Our destination for the Farming God’s Way seminar, Bongonde-Drapeau, was a village east of Mbandaka just 17 miles from our home over a dusty, bone jarring, laterite dirt road strewn with potholes the size of small ponds. It took an hour to go and twice as long to return since our seminar was cut short with a torrential rain that flooded the road filling all the potholes to overflowing, masking their depth.
People gathered quickly for the first day of the seminar once the pickup truck arrived in the village. 140 men and women and children sat on wooden benches under the wall-less large tin roof that will eventually become a church. True to local custom men and women sat on opposite sides. After introductions by Hosé, our host and the coordinator of the provincial farmer associations, we began with a prayer and an overview of the 3 spheres of FGW- Biblical Keys, Technology and Management.
Jean Baptiste effectively and graphically taught the 1st Biblical Key, ‘Acknowledge God Alone’. Nearby Bikoro being his home, he focused on the realities of traditional farming practices. Ancestors and fetish priests are invoked to assure the blessing of a good harvest and protection from enemies of all sorts. Snake skulls, chicken claws, monkey bones and untold other objects serving as juju or amulets are strategically placed around the fields to ward off unwanted visitors. He called on the people to forsake their man-made gods and their trust in ancestors and to acknowledge the Biblical God of creation as Lord of the land. He shared how his personal rejection of his heritage as fetish priest in his clan because of faith in Jesus Christ brought death threats. This drew approving grunts from some, and silence from others.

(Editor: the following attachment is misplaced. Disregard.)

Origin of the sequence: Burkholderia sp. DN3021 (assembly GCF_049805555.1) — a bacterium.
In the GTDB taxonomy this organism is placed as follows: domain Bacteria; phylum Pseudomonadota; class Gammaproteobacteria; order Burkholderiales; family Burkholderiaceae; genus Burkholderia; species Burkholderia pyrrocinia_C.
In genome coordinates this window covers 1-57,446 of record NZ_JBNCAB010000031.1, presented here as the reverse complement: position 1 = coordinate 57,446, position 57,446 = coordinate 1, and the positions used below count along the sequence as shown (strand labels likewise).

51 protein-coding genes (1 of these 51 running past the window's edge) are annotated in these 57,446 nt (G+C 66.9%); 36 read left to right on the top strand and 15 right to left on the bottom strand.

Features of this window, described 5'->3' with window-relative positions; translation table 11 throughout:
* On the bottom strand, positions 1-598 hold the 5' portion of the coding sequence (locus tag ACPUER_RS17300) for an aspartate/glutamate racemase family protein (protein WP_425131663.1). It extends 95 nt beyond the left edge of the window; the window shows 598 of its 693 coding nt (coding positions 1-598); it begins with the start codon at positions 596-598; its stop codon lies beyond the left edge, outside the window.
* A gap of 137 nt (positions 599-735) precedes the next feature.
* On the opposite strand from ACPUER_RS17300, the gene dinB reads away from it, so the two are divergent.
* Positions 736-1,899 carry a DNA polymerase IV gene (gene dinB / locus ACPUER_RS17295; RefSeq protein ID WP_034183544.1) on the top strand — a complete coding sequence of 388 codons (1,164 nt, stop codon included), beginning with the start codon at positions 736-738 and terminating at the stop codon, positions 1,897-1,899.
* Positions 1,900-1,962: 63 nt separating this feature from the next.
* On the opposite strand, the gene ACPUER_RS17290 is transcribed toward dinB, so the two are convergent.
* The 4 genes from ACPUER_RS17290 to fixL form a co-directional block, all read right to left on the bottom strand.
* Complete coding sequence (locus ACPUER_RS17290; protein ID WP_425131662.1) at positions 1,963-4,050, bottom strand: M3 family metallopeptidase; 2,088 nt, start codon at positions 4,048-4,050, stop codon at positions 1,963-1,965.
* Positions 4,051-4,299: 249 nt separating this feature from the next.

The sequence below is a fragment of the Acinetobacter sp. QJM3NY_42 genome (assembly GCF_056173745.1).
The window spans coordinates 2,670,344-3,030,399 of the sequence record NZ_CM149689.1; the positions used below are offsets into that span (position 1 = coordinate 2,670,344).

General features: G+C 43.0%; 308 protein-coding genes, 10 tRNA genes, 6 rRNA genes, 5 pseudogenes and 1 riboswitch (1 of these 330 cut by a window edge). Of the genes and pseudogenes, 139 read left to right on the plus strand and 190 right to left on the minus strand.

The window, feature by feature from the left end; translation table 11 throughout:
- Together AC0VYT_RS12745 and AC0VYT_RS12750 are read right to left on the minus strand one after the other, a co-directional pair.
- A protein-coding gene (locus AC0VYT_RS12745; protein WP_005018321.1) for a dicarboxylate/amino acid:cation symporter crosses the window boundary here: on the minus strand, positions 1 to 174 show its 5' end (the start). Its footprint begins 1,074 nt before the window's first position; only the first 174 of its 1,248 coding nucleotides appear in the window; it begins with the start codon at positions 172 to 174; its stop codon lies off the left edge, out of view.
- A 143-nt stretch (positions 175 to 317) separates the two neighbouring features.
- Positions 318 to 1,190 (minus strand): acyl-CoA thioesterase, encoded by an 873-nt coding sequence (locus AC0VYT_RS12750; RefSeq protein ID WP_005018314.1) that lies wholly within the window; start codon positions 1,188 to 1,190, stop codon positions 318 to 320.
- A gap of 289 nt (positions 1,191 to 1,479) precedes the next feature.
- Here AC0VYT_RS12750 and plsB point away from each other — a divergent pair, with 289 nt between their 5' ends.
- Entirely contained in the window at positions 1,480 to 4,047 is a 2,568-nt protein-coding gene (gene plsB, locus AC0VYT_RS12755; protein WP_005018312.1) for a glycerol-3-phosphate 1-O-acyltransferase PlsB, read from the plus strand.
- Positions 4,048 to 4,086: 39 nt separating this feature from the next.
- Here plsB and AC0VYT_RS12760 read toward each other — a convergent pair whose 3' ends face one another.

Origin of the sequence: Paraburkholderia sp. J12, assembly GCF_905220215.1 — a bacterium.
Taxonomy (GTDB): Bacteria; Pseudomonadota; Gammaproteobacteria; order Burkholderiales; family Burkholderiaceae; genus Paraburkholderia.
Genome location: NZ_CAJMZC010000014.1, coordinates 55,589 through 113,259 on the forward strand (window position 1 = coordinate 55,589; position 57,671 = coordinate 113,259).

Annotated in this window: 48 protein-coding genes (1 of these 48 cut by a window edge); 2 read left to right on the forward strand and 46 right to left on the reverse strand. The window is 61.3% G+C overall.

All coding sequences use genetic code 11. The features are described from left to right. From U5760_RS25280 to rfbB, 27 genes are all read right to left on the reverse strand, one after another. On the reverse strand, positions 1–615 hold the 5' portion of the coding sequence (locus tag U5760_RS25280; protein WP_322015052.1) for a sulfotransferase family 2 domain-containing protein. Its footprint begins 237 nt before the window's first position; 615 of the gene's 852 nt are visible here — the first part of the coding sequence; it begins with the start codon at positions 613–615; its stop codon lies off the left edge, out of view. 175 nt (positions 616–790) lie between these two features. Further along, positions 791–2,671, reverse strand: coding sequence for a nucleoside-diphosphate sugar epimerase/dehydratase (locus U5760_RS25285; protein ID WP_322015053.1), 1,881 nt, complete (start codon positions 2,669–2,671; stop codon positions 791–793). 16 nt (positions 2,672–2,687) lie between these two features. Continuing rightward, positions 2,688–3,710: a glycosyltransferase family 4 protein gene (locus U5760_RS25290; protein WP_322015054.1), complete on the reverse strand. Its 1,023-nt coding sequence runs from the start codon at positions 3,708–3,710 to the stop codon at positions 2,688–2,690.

Spiritual teaching was followed by technical instruction on the need to abandon age-old destructive habits of soil disturbance and burning and to establish order in planting and crop maintenance. We taught the need to change our thinking about how we farm and use our energy. We recruited volunteers to help make a teren rope with local materials for marking rows and planting stations.
The next day we applied the theoretical teaching in a Well Watered Garden, a 6 meter by 6 meter demonstration plot provided by one of the leaders where we planted corn and soybeans. We will visit the village from time to time to encourage and to demonstrate how to care for the crops as they grow.
Our goal and prayer is that the farmers will believe the gospel and learn faithfulness with their limited resources so that they can experience God’s blessing of maximum yields and thus provide more food for their families.